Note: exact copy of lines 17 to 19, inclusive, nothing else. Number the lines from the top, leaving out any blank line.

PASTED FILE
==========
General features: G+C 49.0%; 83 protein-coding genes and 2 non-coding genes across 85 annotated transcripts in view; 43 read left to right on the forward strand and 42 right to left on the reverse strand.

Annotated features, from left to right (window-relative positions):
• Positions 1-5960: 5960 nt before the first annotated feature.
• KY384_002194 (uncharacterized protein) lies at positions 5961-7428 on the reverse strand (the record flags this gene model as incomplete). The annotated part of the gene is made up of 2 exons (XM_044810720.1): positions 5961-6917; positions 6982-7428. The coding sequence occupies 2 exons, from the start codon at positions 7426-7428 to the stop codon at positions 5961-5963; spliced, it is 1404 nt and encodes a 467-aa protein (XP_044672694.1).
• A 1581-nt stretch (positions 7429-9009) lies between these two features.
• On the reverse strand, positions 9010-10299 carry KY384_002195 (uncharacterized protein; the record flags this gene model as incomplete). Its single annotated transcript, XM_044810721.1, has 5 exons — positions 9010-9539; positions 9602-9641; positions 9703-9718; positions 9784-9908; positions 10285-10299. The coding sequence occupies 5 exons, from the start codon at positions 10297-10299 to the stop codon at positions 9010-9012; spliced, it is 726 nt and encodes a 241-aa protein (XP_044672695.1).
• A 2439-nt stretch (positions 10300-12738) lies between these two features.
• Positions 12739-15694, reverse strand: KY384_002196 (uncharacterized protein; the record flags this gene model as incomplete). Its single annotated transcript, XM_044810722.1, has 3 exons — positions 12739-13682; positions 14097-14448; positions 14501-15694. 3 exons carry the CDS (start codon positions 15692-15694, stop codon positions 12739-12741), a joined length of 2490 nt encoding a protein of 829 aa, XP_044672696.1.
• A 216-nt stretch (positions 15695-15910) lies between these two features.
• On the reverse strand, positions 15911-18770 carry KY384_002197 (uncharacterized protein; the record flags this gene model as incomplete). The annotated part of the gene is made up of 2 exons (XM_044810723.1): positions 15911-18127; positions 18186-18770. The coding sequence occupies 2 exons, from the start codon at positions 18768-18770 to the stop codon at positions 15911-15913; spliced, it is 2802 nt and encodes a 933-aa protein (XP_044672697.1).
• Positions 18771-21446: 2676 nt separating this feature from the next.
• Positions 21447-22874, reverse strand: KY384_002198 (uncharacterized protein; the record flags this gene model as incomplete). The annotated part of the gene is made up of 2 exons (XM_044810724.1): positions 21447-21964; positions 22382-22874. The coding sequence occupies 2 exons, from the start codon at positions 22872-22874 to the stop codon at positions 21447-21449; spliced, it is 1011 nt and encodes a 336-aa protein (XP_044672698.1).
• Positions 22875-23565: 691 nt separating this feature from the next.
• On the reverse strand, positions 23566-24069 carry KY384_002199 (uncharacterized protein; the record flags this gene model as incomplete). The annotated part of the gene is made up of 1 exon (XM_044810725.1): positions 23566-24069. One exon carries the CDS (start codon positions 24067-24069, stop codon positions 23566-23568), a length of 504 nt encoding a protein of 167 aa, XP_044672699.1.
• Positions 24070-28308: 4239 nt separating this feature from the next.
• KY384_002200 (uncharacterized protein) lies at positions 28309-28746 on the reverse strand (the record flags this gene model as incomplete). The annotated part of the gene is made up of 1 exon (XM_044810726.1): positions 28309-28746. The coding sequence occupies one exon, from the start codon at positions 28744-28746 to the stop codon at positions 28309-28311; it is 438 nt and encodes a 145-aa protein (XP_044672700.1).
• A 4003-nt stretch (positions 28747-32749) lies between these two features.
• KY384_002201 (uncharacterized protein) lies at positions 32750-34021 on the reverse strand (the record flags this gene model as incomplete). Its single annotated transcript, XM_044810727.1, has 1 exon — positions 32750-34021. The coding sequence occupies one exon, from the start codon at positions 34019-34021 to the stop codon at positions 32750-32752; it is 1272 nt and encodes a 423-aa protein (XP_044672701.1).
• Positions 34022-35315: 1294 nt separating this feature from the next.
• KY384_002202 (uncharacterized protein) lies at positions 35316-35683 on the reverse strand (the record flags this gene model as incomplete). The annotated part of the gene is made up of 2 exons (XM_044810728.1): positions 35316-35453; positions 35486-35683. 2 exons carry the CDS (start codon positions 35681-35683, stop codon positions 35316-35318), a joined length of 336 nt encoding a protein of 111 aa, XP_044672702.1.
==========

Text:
• A 4003-nt stretch (positions 28747-32749) lies between these two features.
• KY384_002201 (uncharacterized protein) lies at positions 32750-34021 on the reverse strand (the record flags this gene model as incomplete). Its single annotated transcript, XM_044810727.1, has 1 exon — positions 32750-34021. The coding sequence occupies one exon, from the start codon at positions 34019-34021 to the stop codon at positions 32750-32752; it is 1272 nt and encodes a 423-aa protein (XP_044672701.1).
• Positions 34022-35315: 1294 nt separating this feature from the next.